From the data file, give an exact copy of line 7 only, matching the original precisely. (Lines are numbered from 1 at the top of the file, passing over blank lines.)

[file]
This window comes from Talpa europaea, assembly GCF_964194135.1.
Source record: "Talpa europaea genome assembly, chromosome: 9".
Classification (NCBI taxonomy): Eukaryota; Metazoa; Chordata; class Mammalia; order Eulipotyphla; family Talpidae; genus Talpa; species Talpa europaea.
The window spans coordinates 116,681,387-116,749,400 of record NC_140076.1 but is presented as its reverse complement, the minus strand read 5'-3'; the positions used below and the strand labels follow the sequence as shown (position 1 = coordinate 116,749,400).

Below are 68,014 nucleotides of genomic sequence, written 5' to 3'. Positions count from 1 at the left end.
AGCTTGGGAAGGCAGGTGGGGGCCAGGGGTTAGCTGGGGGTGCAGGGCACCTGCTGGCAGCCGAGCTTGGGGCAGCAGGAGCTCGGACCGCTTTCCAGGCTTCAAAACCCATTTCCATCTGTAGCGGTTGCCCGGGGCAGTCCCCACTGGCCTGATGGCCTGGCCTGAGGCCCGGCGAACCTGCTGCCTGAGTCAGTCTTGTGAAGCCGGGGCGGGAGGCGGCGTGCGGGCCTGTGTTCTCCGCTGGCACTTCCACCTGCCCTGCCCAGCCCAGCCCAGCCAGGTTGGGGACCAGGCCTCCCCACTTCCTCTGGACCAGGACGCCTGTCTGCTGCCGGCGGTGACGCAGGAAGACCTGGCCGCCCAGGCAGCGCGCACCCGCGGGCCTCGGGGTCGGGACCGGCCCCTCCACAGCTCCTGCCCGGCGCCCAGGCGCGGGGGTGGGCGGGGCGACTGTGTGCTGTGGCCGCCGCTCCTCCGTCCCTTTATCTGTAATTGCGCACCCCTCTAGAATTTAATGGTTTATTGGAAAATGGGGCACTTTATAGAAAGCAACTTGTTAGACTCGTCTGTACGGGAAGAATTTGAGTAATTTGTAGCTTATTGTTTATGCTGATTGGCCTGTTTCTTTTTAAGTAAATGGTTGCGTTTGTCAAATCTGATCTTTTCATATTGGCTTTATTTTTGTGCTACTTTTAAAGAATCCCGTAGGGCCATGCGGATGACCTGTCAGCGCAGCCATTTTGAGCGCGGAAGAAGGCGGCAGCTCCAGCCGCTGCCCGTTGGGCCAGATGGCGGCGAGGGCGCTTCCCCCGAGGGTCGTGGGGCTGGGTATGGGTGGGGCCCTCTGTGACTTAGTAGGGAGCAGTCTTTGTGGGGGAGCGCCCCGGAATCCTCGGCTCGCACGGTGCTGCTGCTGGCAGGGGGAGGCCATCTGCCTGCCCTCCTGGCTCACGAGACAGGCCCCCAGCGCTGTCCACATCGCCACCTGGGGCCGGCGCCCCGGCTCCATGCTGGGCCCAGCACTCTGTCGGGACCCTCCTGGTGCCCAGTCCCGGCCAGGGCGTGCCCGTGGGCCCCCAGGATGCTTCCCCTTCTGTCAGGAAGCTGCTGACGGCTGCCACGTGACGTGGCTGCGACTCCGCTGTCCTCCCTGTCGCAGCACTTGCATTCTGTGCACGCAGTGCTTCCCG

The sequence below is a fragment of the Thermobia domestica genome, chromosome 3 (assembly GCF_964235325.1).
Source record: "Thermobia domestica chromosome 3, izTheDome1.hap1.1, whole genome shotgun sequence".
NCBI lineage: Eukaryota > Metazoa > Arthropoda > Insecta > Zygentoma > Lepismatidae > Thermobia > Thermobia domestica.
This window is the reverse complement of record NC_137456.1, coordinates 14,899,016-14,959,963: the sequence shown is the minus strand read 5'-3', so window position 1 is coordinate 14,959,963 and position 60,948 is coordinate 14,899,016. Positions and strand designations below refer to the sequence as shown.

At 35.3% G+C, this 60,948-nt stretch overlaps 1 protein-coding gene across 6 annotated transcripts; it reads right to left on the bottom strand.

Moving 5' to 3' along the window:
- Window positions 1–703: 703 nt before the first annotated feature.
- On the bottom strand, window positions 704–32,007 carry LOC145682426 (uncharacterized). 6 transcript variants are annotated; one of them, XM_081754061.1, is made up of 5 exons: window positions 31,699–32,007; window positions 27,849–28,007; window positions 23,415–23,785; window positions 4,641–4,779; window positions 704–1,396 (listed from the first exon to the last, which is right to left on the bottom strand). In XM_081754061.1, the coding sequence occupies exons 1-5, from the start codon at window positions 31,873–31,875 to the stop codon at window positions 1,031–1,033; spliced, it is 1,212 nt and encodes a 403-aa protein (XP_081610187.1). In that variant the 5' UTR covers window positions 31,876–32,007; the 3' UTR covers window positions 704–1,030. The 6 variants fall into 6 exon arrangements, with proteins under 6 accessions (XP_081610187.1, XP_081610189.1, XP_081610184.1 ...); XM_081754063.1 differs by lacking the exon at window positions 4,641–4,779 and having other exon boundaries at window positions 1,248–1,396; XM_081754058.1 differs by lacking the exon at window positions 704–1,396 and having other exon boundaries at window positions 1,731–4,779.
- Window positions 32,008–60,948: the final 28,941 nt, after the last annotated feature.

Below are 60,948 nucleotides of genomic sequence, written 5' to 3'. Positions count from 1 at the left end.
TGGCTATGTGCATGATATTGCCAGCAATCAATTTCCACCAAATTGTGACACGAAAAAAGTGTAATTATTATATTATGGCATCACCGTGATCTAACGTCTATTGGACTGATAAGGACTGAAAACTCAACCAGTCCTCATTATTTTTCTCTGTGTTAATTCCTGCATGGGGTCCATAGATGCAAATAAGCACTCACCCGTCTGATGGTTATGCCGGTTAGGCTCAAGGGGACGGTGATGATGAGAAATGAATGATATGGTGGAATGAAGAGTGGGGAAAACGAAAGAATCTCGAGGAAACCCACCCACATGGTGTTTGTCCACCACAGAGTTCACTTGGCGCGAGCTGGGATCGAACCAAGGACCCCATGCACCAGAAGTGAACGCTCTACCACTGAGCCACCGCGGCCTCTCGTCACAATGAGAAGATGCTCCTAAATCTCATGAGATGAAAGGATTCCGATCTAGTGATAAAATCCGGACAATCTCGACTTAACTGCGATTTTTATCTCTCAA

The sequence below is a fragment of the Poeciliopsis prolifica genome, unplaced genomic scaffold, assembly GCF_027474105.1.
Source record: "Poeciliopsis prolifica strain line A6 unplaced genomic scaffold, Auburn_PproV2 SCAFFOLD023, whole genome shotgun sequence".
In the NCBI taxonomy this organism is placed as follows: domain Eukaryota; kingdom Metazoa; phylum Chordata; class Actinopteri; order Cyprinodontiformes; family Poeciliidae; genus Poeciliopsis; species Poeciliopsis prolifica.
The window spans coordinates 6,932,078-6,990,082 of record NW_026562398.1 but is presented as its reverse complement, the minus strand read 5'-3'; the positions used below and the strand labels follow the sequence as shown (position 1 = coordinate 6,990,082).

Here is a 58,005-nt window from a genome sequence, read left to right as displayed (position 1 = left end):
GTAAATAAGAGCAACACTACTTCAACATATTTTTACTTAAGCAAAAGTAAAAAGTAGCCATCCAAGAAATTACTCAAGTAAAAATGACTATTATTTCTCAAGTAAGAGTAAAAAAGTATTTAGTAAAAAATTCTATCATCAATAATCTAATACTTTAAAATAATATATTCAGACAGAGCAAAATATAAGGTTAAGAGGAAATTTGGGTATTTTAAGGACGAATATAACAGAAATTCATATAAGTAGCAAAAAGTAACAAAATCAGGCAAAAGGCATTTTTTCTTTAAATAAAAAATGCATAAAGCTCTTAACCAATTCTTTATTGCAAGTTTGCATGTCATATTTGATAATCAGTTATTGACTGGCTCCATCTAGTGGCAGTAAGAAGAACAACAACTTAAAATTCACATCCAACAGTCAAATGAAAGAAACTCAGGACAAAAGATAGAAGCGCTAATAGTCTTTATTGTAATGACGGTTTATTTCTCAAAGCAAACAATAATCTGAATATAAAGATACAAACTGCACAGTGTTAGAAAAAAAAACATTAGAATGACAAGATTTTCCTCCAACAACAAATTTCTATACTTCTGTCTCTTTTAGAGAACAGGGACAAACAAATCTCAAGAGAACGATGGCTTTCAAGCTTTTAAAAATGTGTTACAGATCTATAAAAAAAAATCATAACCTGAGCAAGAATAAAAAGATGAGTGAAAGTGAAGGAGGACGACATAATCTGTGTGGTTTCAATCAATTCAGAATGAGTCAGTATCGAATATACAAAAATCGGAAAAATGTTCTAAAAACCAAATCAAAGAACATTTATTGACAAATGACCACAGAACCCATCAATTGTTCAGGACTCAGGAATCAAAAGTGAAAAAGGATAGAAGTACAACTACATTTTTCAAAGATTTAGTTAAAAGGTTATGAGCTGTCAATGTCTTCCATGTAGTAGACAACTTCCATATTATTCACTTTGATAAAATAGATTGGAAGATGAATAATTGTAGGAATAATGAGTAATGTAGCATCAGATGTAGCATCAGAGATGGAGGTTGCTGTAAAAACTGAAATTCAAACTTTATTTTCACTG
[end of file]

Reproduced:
The sequence below is a fragment of the Thermobia domestica genome, chromosome 3 (assembly GCF_964235325.1).